case U8X8_MSG_BYTE_SEND: {
while(HAL_SPI_GetState (&hspi1) != HAL_SPI_STATE_READY) { /* empty */ }
HAL_SPI_Transmit (&hspi1, arg_ptr, arg_int, HAL_MAX_DELAY);
amountsent+= arg_int;

Need to set/reset the DC pin:


case U8X8_MSG_BYTE_SET_DC: {
if (arg_int) {
GPIOA-&gt;BSRR = GPIO_BSRR_BS4;
} else {
GPIOA-&gt;BSRR = GPIO_BSRR_BR4;
}

Set/reset CS/SS


case U8X8_MSG_BYTE_START_TRANSFER:
CSPORT-&gt;BSRR = CSRESET;

break;

case U8X8_MSG_BYTE_END_TRANSFER:
CSPORT-&gt;BSRR = CSSET;

break;

MAX7219 8 digit, seven segment display

Sometimes, you don’t need a fancy schmancy display. You just need some numbers. For 1.25, you can. It’s also easy to cascade a bunch of these in serias, though I don’t talk about that here. Note the header pads on the right for this purpose.

For this module, I don’t use a library 9. I just send the needed config messages myself based on the datasheet.

If you look at the code on my github, you’ll find the functions seven_segment_init and seven_segment_display. They have cut/paste text from the relevant parts of the datasheet. I’ll summarize here nonetheless.

There are two modes for the MAX7219 chip, decode mode and non-decode mode. Seven segment displays are mostly there to display numbers. The chip makes this easy by translating (decoding) a 0-9 value into lighting the relevant LEDs. Do you really want to think about whether the top left LED should be lit up for the number 0? If you don’t use decode mode. If you do want to control LEDs individually, you use non-decode mode. 10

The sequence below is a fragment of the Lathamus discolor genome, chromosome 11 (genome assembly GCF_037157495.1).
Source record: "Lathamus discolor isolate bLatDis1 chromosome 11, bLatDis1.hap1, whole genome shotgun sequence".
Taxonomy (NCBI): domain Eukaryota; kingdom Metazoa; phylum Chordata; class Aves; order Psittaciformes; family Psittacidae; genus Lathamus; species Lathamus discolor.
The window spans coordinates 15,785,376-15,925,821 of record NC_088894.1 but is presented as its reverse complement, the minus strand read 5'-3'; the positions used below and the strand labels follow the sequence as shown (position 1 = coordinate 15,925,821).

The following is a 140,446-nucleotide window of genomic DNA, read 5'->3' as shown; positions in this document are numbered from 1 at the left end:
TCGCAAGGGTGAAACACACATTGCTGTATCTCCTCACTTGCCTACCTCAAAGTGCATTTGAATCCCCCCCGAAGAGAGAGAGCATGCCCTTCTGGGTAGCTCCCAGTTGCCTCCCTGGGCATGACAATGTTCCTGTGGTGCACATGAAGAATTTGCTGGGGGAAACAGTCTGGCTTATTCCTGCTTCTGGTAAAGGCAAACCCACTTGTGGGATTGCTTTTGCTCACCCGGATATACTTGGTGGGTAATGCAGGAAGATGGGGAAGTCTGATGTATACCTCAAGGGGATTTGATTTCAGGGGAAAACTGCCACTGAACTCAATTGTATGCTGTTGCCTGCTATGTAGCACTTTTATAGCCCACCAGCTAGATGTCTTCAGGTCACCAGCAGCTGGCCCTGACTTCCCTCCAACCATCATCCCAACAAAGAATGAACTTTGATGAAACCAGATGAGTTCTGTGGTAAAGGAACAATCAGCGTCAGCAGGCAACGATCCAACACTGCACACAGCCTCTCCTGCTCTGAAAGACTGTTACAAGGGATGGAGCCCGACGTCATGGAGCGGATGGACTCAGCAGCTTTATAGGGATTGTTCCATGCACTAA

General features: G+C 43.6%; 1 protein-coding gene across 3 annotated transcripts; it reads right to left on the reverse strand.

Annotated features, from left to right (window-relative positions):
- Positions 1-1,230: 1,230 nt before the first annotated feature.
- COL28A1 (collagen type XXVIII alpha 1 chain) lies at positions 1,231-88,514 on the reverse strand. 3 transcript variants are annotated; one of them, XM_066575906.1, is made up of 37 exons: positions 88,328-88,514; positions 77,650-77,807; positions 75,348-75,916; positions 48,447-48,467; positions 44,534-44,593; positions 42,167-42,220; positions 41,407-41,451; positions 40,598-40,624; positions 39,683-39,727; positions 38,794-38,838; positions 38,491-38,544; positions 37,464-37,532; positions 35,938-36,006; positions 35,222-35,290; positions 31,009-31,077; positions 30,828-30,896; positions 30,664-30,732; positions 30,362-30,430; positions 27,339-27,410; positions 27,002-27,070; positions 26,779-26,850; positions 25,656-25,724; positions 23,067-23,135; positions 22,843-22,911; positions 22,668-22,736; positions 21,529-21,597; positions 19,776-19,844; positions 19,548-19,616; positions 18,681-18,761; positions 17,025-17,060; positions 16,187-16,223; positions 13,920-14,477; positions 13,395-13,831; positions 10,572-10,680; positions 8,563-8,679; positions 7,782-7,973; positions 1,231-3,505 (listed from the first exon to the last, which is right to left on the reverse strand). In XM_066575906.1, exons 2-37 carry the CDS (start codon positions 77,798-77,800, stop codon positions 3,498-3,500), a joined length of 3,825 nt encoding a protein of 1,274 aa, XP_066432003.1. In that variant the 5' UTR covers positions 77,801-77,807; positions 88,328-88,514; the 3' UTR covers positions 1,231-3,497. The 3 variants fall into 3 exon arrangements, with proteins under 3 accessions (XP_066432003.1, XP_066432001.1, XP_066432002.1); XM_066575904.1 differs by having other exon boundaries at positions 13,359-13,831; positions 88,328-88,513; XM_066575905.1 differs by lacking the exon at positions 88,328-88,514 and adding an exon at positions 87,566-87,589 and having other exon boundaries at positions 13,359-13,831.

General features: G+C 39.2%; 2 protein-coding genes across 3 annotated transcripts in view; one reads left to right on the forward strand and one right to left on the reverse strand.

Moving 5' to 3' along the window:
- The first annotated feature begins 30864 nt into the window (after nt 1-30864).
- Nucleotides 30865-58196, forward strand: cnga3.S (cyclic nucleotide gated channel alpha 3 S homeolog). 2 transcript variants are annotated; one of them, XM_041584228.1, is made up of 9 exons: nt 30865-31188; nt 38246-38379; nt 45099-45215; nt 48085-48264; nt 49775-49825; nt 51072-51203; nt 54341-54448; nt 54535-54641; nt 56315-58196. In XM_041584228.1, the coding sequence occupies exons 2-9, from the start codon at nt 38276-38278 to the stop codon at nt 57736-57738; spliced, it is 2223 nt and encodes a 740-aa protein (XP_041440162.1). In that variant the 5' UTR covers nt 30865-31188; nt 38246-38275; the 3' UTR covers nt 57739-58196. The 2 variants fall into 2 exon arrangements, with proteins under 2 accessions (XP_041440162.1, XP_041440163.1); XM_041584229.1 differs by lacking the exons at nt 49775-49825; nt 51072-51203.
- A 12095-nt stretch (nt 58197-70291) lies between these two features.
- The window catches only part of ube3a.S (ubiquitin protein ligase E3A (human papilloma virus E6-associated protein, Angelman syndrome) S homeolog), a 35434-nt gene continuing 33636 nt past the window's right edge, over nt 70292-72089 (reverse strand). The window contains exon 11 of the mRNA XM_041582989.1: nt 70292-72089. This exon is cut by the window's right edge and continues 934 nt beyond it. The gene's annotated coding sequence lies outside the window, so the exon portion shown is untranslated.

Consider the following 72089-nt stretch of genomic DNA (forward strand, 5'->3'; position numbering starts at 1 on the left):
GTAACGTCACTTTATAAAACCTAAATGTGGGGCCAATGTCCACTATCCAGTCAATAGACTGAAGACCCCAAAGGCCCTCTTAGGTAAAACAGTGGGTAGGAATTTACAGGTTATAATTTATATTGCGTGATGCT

Init

There are only a handful of things you have to set to configure this device:

  • For which digits do you want decode mode.
  • How bright should the LEDs be? This affects the duty cycle.11
  • If you are not using all 7 digits, you can tell it to skip some of them via the scan limit setting
  • display test is not something I’ve played with. you usually want it set to off
  • shutdown needs to be turned to 0x1, “normal operation” 12